Sophisticated yet neighborly

Finding a way to cross a go-to neighborhood restaurant with a fine dining destination is a hard goal to manage, but Ashok Bajaj has somehow figured out how to do just that at the newly updated Ardeo+Bardeo in Cleveland Park.

The restaurant was once two distinct but related establishments — Ardeo, a dining room, and Bardeo, a wine bar. The redesign puts a bar in the middle of the expanded space, with huge, throwback, black-and-white photographs of restaurant scenes plastered on the wall. The simple design and neutral palette lets diners know they are in an upscale place, but does not distract from the food. Wine flights are available, and cheese plates, “small bites” and charcuterie can create a lively evening for a group clustered around one of the pub tables. But the space also has intimate, quiet options in its booths and tables for two.

Bajaj — the man behind Rasika, Bibiana, 701 and The Bombay Club — unveiled Ardeo+Bardeo’s extreme makeover in November, and in January named Nate Garyantes as executive chef.

The new menu offers wide-ranging options. Diners can enjoy brunch or salads and pizzas for a quick bite, or linger over modern American dishes from steak to scallops to suckling pig for a drawn-out dinner.

Garyantes comes to the restaurant with plenty of experience. He was the chef and co-owner of the acclaimed Restaurant 821 in Wilmington, Del., and in Washington worked under celebrity chef José Andrés as the executive sous chef at Café Atlantico. In 2009 Garyantes created dishes for Andres’s concept restaurant-within-a-restaurant, Minibar. He also made an appearance last September on Food Network’s Iron Chef America, competing in Kitchen Stadium as a sous chef with Minibar’s Ruben Garcia and Katsuya Fukushima during their victorious cook-off against Iron Chef Jose Garces in Battle Mahi Mahi.

At Ardeo+Bardeo, Garyantes takes simple and familiar flavors and turns them into fine dining dishes, but does not allow them to lose their classic tastes.

For brunch, the restaurant takes on a modern diner persona, with a more casual feel as servers continuously refill coffee cups and casually let patrons catch up over plates of eggs and other dishes. The one element that goes beyond the diner feel is the helping of chocolate chip biscuits and raisin bread that arrives quickly upon being seated. The bread basket is paired with a deliciously soft butter.

But Garyantes proves that even the tried-and-true brunch menu has room for creativity. Salmon rillettes come in a tiny pot accompanied by a matching pot full of cream cheese and chives with a mini-everything bagel.

 The rillettes — similar to paté — is salty, as it should be, and has a good smoked flavor, which nicely cuts the oniony cream cheese that comes with it. The “everything” bagel, however, runs out before the spreads do. Meanwhile, the beef carpaccio, also available at dinner, delicately balances thinly sliced beef with a sweet slaw mixture and crispy cheese crisps, making it a must-order-again appetizer.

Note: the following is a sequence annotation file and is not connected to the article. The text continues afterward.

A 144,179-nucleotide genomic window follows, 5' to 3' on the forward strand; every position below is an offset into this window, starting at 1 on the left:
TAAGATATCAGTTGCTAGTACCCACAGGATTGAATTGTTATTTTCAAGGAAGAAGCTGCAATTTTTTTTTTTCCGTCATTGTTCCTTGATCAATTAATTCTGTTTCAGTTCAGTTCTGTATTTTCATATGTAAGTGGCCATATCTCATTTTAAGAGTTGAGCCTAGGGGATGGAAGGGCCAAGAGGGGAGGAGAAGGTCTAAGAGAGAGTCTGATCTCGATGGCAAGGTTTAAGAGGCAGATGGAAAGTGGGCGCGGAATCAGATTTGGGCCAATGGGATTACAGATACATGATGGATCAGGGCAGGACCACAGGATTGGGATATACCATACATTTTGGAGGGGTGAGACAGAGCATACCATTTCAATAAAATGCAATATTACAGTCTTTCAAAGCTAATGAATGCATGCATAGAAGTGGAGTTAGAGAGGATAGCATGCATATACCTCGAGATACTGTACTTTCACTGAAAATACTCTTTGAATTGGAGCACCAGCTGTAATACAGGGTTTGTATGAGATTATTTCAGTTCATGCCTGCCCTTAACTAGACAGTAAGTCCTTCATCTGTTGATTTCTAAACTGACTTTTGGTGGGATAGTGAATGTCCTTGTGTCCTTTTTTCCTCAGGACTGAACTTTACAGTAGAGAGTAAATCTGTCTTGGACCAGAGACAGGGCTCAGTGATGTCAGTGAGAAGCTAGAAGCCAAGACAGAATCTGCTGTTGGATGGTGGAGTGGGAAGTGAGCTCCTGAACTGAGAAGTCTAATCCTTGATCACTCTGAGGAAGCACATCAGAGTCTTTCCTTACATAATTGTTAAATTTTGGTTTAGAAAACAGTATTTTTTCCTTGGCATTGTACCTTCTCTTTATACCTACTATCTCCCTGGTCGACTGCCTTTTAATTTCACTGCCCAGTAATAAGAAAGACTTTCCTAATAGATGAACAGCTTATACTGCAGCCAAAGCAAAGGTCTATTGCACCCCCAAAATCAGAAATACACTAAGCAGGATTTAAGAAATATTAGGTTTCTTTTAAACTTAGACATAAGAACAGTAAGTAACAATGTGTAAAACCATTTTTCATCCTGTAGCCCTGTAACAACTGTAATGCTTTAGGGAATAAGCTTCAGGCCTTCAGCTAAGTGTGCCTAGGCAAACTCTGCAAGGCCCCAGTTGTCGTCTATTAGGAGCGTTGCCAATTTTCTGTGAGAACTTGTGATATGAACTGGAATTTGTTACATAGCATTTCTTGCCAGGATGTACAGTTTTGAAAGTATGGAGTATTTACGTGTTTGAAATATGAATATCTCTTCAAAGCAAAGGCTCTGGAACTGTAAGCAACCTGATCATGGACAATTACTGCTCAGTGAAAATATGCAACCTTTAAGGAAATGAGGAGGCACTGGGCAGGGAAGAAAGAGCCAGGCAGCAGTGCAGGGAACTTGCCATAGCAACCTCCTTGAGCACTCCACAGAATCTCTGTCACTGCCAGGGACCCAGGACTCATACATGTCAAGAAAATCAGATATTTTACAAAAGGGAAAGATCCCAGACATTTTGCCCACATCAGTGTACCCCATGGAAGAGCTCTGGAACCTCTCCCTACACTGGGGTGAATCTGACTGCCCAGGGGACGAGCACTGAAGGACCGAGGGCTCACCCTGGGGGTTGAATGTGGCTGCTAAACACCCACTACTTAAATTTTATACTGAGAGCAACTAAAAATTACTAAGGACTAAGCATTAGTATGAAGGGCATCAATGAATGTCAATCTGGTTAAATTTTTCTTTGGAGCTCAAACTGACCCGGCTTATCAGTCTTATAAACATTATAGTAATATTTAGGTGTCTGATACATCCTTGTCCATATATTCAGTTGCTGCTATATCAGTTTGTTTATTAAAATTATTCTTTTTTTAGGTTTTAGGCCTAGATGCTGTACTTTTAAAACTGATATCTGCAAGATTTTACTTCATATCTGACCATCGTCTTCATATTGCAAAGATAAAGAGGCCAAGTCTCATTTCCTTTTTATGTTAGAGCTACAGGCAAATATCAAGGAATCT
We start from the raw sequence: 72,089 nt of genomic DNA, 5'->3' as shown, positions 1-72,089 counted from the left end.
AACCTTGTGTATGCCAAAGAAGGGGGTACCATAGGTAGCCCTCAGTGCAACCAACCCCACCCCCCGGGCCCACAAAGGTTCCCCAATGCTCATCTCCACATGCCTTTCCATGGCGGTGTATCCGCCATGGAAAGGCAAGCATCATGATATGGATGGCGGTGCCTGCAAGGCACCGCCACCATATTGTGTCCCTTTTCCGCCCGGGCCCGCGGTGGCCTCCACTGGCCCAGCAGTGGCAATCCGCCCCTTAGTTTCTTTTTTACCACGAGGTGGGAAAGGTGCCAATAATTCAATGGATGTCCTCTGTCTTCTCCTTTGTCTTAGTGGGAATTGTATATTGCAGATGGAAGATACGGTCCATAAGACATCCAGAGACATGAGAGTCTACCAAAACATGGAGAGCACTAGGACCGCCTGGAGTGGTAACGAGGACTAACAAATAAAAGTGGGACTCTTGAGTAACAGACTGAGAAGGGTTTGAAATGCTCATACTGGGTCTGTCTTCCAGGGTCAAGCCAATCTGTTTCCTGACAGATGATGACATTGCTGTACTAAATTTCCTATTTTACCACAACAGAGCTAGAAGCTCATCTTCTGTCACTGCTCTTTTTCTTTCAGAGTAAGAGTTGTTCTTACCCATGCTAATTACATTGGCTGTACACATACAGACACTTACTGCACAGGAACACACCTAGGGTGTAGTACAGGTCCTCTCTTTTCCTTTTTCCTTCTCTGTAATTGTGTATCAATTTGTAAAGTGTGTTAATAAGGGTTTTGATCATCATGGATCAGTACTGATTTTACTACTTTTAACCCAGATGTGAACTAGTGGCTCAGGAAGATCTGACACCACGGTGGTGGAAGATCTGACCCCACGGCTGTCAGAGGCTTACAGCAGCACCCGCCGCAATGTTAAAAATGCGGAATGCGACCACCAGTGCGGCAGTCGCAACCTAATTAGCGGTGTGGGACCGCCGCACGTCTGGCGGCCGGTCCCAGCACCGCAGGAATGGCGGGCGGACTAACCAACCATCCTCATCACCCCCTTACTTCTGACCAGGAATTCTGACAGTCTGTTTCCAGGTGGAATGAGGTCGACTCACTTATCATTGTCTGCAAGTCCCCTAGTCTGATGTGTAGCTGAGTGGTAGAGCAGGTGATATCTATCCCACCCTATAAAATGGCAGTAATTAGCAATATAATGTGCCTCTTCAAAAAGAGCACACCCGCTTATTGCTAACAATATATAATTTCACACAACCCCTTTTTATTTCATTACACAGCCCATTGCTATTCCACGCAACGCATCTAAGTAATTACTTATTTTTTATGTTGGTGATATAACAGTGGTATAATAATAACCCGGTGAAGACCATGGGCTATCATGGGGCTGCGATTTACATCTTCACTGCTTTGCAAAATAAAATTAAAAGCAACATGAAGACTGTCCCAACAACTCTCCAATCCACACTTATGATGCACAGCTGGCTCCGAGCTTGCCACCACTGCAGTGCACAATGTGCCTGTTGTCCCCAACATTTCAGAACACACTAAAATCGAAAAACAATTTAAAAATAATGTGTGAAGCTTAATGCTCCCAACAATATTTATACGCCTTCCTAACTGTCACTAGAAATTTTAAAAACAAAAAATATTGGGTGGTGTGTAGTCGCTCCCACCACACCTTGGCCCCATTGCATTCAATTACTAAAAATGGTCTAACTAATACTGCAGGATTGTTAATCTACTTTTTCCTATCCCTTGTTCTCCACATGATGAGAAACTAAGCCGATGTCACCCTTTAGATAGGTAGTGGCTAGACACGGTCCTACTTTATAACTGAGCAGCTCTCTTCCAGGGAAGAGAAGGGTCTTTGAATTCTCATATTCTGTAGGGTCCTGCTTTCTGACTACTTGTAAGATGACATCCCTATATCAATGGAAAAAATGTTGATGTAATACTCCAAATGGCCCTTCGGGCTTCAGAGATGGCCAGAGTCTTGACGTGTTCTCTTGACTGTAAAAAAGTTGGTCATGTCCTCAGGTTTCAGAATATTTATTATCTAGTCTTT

Brunchers can have oatmeal or yogurt with fresh fruit, but those seeking more heft in their meal can feast on the crab omelet breakfast pizza.

The omelet comes stocked with lump crab meat, topped with chunks of avocado and bathed in hollandaise sauce. It is a rich breakfast, and surprisingly lacked Old Bay or any other salt-based seasoning, but is satisfying as is.

The breakfast pizza is big enough to share, and comes as a brick-oven crust topped with a spicy sausage, bacon, roasted garlic and eggs. At first it appears awkward to eat, with an over-easy egg sitting tenuously atop the pie. But the ensuing yolk river can easily be sopped up with the pizza crust.

For dinner, the rock shrimp risotto has a slightly soupy consistency, but the garlic-based sauce meets its perfect sponge in the accompanying bread. Fat pieces of shrimp and rice struggle to swim in the sauce; a good dose of lemon helps balance what could otherwise be a heavy dish.

A Pork Milanaise appetizer takes a tenderized, pan-fried chop and tops it with a dollop of goat cheese. The crispy but not-overly-fried breading pairs well with the rich cheese, and another dose of lemon from the kitchen helps balances the dish.

For entrees, the slow-roasted suckling pig benefits from care. It’s incredibly tender, and comes on top of a mound of black-eyed peas and roasted peanuts, garnished with a pork rind. The nuts add a welcome crunchy texture to the otherwise mushy peas. The meat, though, is the star here. It falls apart with just the touch of the fork — no knife needed.

In the seafood department, the silver-dollar-sized Day Boat Scallops arrive with lemon-braised artichokes and an artichoke puree with pumpkin seeds, which enhances the texture. This dish is the favorite at the table, primarily because it’s not every day you get scallops so large that they yield four or five bites each.

Dessert shouldn’t be ignored. The lemon meringue pie surprises diners with its square shape. Creamy lemon filling strikes a nice note (if not an unfamiliar one, considering the presence of lemon elsewhere on the menu), and the portion is mercifully moderate. The pecan pie arrives as a round tart and has a bourbon caramel ice cream on the side. Not too sticky, the dessert stays true to tradition with a gooey middle and a generous helping of pecans.

Ardeo+Bardeo’s transformation isn’t just superficial. The dining room’s new sophistication matches the food the kitchen produces, but the Cleveland Park establishment also knows well enough to make itself approachable to the neighborhood walk-ins.